-Listen Up If You’re Into Core Training!-
A recent study has been completed by Dr. Stuart McGill and JC Santana on the difference between bench pressing and the standing band press. It shows that the standing band press activates more core muscle then the bench press, and relies less on chest musculature. This study proves what many of us already know – that the core is the most important stabilizer when pressing from the standing position. Therefore, if you want to train the core to stabilize the body, do the standing one arm band/cable press!
Keep your torso stable while performing the pressing movement in a staggered stance. This is a contralateral press, meaning you’re pressing with the side opposite that of your forward leg. Exhale as you press, and inhale as you return to starting position. Focus on keeping your abs braced, glutes tight, and posture set. Performing the movement with the back heel down will give you a little more stability and serve to stretch the Achilles. Performing the movement with the heel up will challenge your balance a bit more.
Below is the abstract:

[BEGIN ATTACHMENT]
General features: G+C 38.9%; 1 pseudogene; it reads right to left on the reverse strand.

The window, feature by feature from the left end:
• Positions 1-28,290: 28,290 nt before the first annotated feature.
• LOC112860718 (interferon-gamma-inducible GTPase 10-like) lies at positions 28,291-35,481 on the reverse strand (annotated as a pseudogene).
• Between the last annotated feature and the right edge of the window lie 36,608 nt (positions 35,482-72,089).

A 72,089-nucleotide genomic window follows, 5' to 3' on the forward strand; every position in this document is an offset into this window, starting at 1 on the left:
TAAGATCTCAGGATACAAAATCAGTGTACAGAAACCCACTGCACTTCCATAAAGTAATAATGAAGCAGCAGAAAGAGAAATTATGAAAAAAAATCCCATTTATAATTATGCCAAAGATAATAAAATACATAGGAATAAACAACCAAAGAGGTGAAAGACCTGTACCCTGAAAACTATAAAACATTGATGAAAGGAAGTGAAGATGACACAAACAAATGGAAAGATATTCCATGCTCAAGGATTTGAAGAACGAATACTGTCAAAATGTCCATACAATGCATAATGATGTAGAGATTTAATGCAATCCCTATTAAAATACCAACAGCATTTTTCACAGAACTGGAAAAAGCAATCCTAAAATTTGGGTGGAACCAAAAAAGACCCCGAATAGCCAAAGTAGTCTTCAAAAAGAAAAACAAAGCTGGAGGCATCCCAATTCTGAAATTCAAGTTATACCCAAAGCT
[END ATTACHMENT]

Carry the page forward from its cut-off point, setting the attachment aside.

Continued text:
ABSTRACT. Santana, J.C., F.J. Vera-Garcia, and S.M. McGill. A kinetic and electromyographic comparison of the standing cable press and bench press. J. Strength Cond. Res. 21(4):1271-1279.2007.–This study compared the standing cable press (SCP) and the traditional bench press (BP) to better understand the biomechanical limitations of pushing from a standing position together with the activation amplitudes of trunk and shoulder muscles. A static biomechanical model (4D Watbak) was used to assess the forces that can be pushed with 2 arms in a standing position. Then, 14 recreationally trained men performed 1 repetition maximum (1RM) BP and 1RM single-arm SP exercises while superficial electromyography (EMG) of various shoulder and torso muscles was measured. The 1RM BP performance resulted in an average load (74.2 _ 17.6 kg) significantly higher than 1RM single-arm SP (26.0 _ 4.4 kg). In addition, the model predicted that pushing forces from a standing position under ideal mechanical conditions are limited to 40.8% of the subject’s body weight. For the 1RM BP, anterior deltoid and pectoralis major were more activated than most of the trunk muscles. In contrast, for the 1RM single-arm SP, the left internal oblique and left latissimus dorsi activities were similar to those of the anterior deltoid and pectoralis major. The EMG amplitudes of pectoralis major and the erector muscles were larger for 1RM BP. Conversely, the activation levels of left abdominal muscles and left latissimus dorsi were higher for 1RM right-arm SP. The BP emphasizes the activation of the shoulder and chest muscles and challenges the capability to develop great shoulder torques. The SCP performance also relies on the strength of shoulder and chest musculature; however, it is whole-body stability and equilibrium together with joint stability that present the major limitation in force generation. Our EMG findings show that SCP performance is limited by the activation and neuromuscular coordination of torso muscles, not maximal muscle activation of the chest and shoulder muscles. This has implications for the utility of these exercise approaches to achieve different training goals.